For a decade, the weathercaster and broadcast meteorology communities have been the subject of a focused campaign to force them to cover global warming in a manner acceptable to the American Meteorological Society, the American Geophysical Union, and other advocacy groups.
How well is their strategy working?
The American Meteorological Society (AMS) is in the process of publishing the latest weathercaster survey from 2014-16 in its Bulletin of the American Meteorological Society, a peer-reviewed scientific journal.
The title of the article by Maibach et al. is:
The Maibach et al. (2017) paper begins:
For more than a decade, academic researchers and members of the broadcast meteorology community have been studying TV weathercasters’ views about human-caused climate change. The primary motivation behind this research has been to determine the degree to which these TV news professionals – who, in most cases, are the only scientist in their newsroom – are up to speed on the science of climate change, so they can report on it.
The paper then says (lightly edited for clarity):
Surveys in 2010 and 2011 by Maibach and colleagues found somewhat higher rates of weathercasters convinced of climate change. The 2010 study – an attempted census of AMS and National Weather Association (NWA) broadcast members (response rate=52%) – found that over half (54%) indicated global warming is happening, while a quarter (25%) indicated it isn’t, and 21% responded they didn’t know. The 2011 study – another attempted census of AMS and NWA broadcast members (response rate=33%) – found that over half (54%) of weathercasters indicated that climate change “caused mostly by human activity” (19%) or “caused more-or-less equally by human activity and natural events” (35%) is happening; 29% indicated that climate change “caused mostly by natural events” is happening. Fewer than 1 in 10 felt climate change was not happening (9%), or they didn’t know (8%).
The earlier survey (‘2010-11 survey‘) was of television meteorologists. The 2010-11 survey found that 54% indicated ‘global warming is happening.’ It also found that 54% is believed global warming is ‘caused mostly by human activity.‘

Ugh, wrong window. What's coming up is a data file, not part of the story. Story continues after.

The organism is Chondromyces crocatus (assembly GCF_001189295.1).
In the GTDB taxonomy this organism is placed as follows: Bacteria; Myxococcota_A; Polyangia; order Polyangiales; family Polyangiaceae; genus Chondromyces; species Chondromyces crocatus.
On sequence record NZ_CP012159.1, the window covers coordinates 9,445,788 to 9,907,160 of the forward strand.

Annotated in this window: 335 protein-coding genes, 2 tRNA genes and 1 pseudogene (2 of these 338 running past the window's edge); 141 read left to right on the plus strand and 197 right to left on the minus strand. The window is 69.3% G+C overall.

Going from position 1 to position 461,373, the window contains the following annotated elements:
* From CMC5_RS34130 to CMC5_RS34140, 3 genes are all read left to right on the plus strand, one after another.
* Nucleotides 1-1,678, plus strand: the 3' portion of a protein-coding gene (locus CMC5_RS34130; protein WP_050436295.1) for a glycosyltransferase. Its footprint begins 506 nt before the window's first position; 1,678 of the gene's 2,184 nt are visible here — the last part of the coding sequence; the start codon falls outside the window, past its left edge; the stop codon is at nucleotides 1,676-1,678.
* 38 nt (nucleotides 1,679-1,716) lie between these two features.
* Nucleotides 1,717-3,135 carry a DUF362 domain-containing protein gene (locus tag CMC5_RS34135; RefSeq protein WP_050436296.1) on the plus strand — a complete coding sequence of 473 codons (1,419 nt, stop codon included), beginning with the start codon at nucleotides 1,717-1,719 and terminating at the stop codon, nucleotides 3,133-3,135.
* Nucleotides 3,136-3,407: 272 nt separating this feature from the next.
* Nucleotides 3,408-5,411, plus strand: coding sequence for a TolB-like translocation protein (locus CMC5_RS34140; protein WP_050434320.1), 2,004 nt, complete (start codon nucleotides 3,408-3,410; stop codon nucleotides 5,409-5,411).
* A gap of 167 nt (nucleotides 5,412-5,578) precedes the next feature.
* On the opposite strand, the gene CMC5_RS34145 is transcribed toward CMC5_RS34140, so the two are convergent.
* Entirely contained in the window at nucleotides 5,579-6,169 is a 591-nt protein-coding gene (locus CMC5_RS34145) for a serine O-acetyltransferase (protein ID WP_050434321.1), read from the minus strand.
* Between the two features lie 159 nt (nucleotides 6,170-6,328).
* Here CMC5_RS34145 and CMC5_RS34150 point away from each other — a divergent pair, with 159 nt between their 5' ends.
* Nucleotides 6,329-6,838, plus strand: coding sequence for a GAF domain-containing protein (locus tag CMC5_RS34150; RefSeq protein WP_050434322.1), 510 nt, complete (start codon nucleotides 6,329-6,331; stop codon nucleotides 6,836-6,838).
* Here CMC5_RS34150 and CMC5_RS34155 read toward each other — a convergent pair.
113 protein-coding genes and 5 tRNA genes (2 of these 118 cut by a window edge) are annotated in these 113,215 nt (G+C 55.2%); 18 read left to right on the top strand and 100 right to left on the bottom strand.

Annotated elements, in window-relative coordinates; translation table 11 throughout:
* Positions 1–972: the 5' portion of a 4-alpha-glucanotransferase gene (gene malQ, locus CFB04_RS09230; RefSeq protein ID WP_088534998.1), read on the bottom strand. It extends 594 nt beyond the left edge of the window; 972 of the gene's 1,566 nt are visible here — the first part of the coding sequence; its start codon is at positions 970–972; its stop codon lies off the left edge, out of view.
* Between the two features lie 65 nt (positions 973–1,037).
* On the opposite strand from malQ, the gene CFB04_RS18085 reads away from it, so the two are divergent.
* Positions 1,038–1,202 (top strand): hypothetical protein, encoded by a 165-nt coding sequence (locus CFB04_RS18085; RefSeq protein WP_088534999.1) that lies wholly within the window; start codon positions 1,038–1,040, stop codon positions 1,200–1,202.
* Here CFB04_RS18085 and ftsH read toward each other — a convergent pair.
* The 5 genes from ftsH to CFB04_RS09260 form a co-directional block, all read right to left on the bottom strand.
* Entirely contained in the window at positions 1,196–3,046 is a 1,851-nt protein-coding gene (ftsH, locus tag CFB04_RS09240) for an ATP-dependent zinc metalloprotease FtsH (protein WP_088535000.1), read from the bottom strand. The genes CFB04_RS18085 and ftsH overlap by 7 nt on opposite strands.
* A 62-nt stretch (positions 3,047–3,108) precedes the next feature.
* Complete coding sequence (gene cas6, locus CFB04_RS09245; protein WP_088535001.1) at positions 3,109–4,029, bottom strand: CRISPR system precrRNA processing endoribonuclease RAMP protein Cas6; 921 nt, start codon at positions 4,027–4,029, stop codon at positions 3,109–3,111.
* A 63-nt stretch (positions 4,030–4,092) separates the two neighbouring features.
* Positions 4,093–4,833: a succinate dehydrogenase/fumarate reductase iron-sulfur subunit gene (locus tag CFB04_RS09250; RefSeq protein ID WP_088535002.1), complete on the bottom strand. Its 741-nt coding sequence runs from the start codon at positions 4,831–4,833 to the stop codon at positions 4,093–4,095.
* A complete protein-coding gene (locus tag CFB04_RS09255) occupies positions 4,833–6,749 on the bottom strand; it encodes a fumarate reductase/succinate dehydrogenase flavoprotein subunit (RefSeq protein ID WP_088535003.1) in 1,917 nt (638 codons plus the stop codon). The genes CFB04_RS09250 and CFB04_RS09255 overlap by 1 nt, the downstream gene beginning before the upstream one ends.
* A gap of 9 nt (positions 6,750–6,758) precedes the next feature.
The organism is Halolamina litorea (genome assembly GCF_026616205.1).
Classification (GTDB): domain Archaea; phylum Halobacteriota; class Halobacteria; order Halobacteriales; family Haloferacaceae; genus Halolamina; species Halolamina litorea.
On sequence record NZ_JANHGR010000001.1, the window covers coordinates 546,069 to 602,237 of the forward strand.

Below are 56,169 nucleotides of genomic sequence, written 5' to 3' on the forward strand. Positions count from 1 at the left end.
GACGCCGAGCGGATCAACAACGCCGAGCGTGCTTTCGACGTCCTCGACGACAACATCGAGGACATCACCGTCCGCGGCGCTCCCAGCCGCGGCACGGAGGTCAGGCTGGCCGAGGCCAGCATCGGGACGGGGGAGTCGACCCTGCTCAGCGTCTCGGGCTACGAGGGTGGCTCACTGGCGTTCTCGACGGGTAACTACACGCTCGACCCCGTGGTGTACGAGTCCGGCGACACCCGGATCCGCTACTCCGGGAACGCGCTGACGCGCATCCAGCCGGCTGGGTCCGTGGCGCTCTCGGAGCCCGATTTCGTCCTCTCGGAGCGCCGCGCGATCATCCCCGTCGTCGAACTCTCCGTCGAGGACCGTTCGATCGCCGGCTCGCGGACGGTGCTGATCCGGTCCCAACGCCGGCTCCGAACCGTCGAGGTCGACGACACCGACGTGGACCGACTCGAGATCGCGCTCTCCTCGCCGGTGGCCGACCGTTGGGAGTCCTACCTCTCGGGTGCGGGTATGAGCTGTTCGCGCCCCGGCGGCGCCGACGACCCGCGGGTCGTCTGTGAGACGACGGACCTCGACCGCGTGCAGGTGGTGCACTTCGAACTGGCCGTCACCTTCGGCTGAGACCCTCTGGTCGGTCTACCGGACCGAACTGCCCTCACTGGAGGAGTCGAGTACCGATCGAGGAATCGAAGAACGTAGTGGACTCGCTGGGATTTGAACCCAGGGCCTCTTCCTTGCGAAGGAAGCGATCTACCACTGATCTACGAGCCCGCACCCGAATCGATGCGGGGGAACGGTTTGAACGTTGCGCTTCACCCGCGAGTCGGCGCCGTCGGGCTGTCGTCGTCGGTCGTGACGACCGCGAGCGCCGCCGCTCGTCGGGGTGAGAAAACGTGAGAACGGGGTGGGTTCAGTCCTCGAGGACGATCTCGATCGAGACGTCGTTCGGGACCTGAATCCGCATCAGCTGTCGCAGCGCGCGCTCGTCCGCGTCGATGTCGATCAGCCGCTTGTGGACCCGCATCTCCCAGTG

However, the new poll is not a survey solely of meteorologists. The exact breakdown of the respondents’ scientific background as explained in the 2017 paper is not completely clear. Here are the paper’s words:
Most hold a BS (59%) or MS (8%) in meteorology/atmospheric science, or a BS or BA (8%) or MS or MA (2%) in broadcast meteorology. Other commonly reported degrees are a certificate in meteorology/broadcast meteorology (19%), a BA in journalism/mass communication (17%), and a BA or BS in other disciplines (13%).
Stated another way: 19% + 17% + 13% = 49% have no degree in atmospheric science. However, the study’s author says 59% hold a BS in meteorology/atmospheric science and then mentions other scientific degrees. The numbers add to far more than 100%. Based on working with broadcast meteorologists for the past 46 years, it is infrequent for someone to attain a degree in journalism and then to get a degree in meteorology or vice versa. So, we will use the number 100% – 59% = 41% to estimate the number of respondents without formal degrees in meteorology or atmospheric science.
Because they do not have an extensive science background to fall back on, the weathercasters may be more subject to being influenced by media reports and peer pressure (most newsrooms are populated by liberal-leaning journalists as numerous studies have shown). Why? The Stenhouse, Maibach et al. (2014) survey included this statement in a global warming survey of the Society’s entire membership:
In a survey of AMS members, perceived scientific consensus was the strongest predictor of views on global warming, followed by political ideology, climate science expertise and perceived organizational conflict.
So, according to the statement above, if one eliminates ’climate science expertise‘ — which would be the case for weathercasters without scientific degrees — the only things remaining are opinion and ideology. By adding non-scientists to the 2014-16 survey, the results may be skewed by broadcasters more likely influenced by ’consensus‘ rather than their own independent evaluations of the science.
Read rest at Climate Etc.